The Fletcher Street Urban Riding Club is no stranger to media attention — mostly from photographers and filmmakers who are attracted to the juxtaposition of an urban black teenager galloping a horse through the streets of North Philadelphia.

Artist Mohamed Bourouissa came from Paris in 2014 after seeing the riders in a photography book. He didn't want to make artwork about them; he wanted to make artwork with them. The riders were thrown for a loop.

"What you want to do is strange. We don't understand what you want to do," Bourouissa recalls them saying. "It was common for them to see other people come and take a picture and leave. But this guy wants to come to do a project, and live in this place, it's so strange. Why does he want to do that?"

Bourouissa lived in North Philadelphia for eight months, documenting the horse club. His English is choppy, making him a misfit in North Philadelphia. He is also Algerian, which makes him a misfit in his native France. He said that outsider status helped him bond with the riders of Fletcher Street, whose love of horses have made them misfits in their own African-American neighborhood.

"I felt some similarity between being an African American here in the United States as to be an Algerian in suburban France," said Bourouissa. "For sure it's totally different — I don't want to say it's the same — but there is a similarity."

The self-imposed residency culminated in a horse pageantry event with elaborate garlands made by local artists.

"To be an French-Algerian in the French suburbs, and to be an African-American here, we have a common thing. But another part of my identity is to be an artist," he said. "My community is here, too. My artist community."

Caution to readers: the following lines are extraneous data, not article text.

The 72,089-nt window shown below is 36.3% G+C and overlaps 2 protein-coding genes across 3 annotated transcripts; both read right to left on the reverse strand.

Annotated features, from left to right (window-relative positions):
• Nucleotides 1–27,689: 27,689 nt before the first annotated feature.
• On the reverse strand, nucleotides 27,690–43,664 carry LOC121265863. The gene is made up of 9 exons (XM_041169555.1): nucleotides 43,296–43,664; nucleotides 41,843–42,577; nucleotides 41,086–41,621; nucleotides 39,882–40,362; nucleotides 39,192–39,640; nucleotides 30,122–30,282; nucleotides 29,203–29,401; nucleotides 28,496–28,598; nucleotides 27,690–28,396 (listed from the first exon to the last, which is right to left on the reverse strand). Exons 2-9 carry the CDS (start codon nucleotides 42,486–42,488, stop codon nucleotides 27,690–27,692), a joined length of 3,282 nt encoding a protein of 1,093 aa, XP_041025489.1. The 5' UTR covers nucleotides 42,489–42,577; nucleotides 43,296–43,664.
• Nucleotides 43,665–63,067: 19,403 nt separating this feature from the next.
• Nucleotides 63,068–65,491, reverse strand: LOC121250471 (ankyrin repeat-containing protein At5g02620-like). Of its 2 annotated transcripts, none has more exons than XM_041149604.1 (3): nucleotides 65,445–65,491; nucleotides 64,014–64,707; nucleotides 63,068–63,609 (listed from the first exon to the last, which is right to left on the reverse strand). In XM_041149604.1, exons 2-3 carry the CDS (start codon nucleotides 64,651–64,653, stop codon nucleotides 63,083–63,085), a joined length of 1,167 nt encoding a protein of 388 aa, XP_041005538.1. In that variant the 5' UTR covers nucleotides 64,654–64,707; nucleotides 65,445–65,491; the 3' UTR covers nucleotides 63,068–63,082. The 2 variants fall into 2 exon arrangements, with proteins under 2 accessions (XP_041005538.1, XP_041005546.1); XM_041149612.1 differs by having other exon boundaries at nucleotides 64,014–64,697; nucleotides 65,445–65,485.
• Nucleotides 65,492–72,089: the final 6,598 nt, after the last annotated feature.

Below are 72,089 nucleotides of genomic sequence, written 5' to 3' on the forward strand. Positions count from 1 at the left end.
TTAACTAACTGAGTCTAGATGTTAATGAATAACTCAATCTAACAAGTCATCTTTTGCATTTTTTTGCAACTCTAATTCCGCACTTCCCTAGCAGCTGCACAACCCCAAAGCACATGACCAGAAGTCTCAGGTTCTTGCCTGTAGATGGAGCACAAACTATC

After working collaboratively in the field, literally, with Philadelphia equestrian riders and artists for eight months, Bourouissa returned to Paris to make studio work.

The Barnes Foundation invited Bourouissa to come back to Philadelphia — downtown this time — to display the work as a gallery installation.

"Mohamed Bourouissa: Urban Riders" is on display at the Barnes Foundation until October. It includes dozens of sketches hung on wooden structure resembling a horse stable, a 15-minute documentary film, and wall assemblages made of car parts and sheet metal printed with images of the urban riders.

The faces of the riders seem to be reflected in the shine of the pieces of car body, as they do from passing cars on the streets of North Philadelphia.

Bourouissa is influenced by the writings of Franz Fanon, the French writer from Martinique who thought deeply about post-colonial social struggles. He was a supporter of the Algerian war for independence from France.

Much of Bourouissa's returns to images and relationships with people from a post-colonial underclass. "This link between Algeria, France, and the United States, I tried to make," he said.